UN experts say gender equality essential to fighting spread of AIDS in Asia

13 July 2004

Asian-Pacific political leaders have a brief period to save millions of people from HIV infection, but among their biggest challenges are gender inequality, which weakens a woman's defences against an HIV-positive man, along with stigma, which discourages people from finding out their HIV status, United Nations experts said today.

"In South Asia women are more vulnerable both socially and economically. They have less opportunity to protect themselves," Dr. Nafis Sadik, UN Special Envoy for HIV/AIDS in Asia and the Pacific, said during the satellite session she chaired at the 15th International AIDS Conference in Bangkok, Thailand.

According to a report from the Asia Pacific Leadership Forum on HIV/AIDS and Development, about 1 million people in the region were infected with HIV in 2003 alone, bringing the number living with the virus to more than 7 million.

Leaders need to break the silence encouraging stigma and discrimination and not only speak out but take effective action on sensitive issues, the report says.

"In a society where there are religious, social, cost and other constraints, it's even more vital to have political leadership," said Anand Panyarachun, former Prime Minister of Thailand and chairman of the Leadership Forum steering committee.

Though India's HIV prevalence is only between 0.4 per cent and 1.3 per cent, it has the largest number of people living with HIV outside South Africa - an estimated 5.1 million in 2003, the report said. Meanwhile serious epidemics have broken out in several territories and states.

Experts at the satellite session pointed out that low condom use in South Asia is a major hurdle in AIDS prevention, while indicators suggested a close link between the poor status of women in patriarchal societies and their vulnerability to HIV. Poverty, discrimination and violence against women and girls have been fuelling the epidemic.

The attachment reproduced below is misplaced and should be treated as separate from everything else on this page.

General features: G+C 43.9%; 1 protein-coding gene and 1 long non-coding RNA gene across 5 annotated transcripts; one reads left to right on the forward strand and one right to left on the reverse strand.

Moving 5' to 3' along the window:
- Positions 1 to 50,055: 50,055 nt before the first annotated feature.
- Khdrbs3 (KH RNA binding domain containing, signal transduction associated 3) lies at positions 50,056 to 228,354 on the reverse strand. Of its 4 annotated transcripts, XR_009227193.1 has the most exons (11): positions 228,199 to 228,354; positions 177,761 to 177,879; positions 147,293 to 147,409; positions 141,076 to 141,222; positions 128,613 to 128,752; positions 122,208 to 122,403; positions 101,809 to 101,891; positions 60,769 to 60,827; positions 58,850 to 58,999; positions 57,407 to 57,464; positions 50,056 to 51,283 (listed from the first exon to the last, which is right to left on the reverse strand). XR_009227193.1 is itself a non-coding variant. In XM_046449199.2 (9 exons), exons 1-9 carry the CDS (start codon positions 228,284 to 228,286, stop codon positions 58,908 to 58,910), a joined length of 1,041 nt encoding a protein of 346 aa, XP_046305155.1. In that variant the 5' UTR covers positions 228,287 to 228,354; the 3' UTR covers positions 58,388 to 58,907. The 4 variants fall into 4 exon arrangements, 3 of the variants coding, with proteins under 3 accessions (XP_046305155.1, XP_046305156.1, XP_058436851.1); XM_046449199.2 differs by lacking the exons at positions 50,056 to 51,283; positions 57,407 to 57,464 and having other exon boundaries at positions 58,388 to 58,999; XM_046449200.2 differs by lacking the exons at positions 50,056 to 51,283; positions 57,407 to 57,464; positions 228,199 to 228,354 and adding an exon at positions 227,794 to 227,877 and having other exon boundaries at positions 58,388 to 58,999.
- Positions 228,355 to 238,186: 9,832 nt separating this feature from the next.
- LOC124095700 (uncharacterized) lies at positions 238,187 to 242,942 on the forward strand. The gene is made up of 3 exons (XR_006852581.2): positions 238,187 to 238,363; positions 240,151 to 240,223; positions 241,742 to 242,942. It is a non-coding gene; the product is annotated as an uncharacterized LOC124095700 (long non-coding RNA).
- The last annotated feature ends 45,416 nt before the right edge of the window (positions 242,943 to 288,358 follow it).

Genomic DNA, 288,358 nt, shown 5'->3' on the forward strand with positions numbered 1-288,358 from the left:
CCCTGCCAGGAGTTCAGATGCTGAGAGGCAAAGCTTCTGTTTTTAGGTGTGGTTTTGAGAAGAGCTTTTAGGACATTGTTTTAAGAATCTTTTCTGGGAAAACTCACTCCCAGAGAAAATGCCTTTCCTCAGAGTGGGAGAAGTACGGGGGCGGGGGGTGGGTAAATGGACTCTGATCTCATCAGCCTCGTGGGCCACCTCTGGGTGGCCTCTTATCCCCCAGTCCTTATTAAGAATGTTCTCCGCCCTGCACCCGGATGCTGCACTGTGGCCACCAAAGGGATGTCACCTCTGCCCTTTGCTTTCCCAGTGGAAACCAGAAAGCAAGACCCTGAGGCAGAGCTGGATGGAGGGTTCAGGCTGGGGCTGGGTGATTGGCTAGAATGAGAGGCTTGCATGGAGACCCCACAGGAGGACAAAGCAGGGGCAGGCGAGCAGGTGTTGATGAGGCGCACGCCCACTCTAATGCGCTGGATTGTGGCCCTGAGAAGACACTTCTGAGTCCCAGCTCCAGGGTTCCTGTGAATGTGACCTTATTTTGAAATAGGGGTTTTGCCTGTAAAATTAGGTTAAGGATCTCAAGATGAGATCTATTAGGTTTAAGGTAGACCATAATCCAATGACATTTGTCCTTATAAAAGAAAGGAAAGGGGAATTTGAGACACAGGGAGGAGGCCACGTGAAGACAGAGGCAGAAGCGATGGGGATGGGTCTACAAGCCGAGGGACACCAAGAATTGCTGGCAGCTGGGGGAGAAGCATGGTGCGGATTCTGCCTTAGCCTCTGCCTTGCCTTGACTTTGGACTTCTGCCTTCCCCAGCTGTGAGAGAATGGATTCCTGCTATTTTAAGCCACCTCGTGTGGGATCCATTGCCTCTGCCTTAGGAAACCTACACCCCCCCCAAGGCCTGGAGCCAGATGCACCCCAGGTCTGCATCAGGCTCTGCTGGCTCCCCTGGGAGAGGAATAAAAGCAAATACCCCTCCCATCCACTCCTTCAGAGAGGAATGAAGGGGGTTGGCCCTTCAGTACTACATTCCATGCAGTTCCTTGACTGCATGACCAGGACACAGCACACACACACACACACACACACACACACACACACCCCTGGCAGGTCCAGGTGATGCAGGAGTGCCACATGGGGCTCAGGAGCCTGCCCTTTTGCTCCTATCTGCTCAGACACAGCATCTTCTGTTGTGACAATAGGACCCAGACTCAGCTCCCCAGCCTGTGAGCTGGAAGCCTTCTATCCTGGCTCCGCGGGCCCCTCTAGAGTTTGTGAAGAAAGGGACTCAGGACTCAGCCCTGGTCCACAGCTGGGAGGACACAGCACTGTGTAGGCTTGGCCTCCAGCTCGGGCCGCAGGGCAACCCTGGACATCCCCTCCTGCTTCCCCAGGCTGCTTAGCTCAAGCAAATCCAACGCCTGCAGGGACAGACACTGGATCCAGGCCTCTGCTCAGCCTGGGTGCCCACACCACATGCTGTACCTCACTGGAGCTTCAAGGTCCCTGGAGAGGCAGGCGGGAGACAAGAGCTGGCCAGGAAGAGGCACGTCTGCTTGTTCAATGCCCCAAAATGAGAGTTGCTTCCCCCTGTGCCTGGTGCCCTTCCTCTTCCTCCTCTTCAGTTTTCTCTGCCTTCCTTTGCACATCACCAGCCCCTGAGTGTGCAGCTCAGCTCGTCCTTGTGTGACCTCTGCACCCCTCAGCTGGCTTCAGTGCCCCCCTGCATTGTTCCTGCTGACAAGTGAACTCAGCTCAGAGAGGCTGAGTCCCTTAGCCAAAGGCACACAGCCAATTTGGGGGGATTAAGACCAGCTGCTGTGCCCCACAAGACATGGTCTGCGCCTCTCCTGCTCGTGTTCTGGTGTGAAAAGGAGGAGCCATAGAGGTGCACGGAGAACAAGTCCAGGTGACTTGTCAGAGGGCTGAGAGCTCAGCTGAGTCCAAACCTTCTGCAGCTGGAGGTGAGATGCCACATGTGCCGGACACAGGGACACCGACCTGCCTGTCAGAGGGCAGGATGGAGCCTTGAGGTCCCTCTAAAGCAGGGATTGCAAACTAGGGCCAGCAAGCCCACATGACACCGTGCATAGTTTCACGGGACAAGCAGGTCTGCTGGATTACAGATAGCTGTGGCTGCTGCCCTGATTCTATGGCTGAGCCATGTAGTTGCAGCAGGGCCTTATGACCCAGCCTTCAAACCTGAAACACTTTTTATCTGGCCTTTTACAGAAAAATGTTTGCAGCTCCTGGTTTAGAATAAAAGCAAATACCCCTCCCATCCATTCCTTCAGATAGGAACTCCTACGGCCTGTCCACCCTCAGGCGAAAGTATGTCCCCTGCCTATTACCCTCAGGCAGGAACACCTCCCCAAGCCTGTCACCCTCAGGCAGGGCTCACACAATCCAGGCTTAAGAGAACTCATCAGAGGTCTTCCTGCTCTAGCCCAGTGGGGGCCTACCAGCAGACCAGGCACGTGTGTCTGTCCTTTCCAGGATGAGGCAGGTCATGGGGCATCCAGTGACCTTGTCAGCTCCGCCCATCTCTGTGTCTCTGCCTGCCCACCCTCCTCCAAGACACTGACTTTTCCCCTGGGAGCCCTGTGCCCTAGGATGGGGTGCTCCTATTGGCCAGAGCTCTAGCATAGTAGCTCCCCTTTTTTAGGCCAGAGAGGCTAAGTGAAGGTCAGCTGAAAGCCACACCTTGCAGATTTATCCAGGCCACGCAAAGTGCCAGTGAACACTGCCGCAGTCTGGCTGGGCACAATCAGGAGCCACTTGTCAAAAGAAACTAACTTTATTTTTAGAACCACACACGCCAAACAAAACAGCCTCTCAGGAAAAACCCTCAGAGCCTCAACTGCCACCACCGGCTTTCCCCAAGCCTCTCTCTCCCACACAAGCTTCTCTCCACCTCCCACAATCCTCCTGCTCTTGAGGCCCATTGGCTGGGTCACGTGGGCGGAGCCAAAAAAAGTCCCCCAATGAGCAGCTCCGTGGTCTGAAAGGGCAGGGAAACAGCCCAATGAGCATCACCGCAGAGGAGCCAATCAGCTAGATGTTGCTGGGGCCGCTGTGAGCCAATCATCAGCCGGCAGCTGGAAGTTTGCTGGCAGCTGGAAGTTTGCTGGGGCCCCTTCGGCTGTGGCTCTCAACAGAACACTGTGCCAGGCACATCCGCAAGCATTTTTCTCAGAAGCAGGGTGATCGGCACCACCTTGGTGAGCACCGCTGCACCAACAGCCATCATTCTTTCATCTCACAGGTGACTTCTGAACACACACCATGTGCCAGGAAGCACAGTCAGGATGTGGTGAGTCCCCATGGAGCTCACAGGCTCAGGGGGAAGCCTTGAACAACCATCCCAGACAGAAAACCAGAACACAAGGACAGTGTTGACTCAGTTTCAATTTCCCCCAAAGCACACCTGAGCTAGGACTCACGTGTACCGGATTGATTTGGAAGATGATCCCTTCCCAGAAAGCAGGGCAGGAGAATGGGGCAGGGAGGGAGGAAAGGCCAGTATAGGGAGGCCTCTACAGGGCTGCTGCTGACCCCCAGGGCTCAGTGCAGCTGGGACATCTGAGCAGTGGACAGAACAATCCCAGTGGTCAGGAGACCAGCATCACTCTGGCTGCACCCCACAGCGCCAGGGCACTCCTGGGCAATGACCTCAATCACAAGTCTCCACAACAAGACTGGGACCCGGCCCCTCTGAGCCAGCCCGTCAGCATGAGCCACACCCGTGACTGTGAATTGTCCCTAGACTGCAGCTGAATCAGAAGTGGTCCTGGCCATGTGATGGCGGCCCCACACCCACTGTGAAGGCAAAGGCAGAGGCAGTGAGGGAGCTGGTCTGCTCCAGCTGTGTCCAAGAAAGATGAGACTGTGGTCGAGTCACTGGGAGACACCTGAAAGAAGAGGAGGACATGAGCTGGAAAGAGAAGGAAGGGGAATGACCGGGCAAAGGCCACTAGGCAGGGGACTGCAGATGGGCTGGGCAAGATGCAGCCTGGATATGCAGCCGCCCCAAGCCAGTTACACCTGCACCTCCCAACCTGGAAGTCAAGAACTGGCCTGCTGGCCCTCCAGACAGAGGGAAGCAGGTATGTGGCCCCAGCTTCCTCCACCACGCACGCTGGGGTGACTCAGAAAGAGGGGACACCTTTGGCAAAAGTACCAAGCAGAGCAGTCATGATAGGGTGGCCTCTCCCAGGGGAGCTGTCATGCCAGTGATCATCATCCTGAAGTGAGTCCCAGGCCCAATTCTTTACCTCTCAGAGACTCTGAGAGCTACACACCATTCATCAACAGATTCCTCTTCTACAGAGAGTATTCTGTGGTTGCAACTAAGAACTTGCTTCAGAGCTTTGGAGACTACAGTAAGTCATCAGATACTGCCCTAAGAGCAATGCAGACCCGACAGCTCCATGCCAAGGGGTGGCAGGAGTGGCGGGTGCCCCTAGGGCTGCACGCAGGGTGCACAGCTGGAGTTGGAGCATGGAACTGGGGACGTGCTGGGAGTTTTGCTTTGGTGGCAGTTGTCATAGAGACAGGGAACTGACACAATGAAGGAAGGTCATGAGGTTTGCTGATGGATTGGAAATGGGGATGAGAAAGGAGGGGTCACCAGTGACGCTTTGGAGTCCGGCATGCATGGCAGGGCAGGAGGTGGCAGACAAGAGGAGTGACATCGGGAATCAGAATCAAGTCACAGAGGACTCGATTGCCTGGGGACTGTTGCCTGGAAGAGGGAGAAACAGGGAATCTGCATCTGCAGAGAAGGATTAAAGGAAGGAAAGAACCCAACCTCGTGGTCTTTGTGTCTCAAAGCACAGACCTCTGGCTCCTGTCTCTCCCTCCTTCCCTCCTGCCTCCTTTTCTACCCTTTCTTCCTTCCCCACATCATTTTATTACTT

"The needs of vulnerable groups, including women and young people, continue to be neglected throughout Asia," said Kathleen Cravero, Deputy Executive Director of the Joint UN Programme on HIV/AIDS (UNAIDS). "Until women and girls have equal access to effective HIV prevention and treatment services, there is little hope to beat the epidemic."

Elsewhere in South Asia, warning signs of future HIV outbreaks from pervasive injecting drug use and sex work show that even low-prevalence countries could see epidemics surge suddenly, the experts said.

The UN Office on Drugs and Crime (UNODC), which is chairing the UNAIDS Committee of Co-Sponsoring Organizations, has pledged to spotlight the impact on the pandemic of injecting drug use, imprisonment, human trafficking and conflict.

"Drugs and crime are important, yet often neglected, factors in the evolution of the HIV/AIDS pandemic," said UNODC Executive Director Antonio Maria Costa, who is also attending the Bangkok conference.

Meanwhile, at UN Headquarters in New York, spokesman Stephane Dujarric told journalists that the Global Media AIDS Initiative, a collaborative group of the world's most powerful media launched last January by UN Secretary-General Kofi Annan, announced that it would begin new HIV-focused public education efforts in Russia, India, China, Indonesia and the United States.

He quoted UNAIDS Executive Director Dr. Peter Piot as saying, "The coming together of media organizations to harness their collective power to fight against AIDS is one of the most important partnerships forged to date."

 

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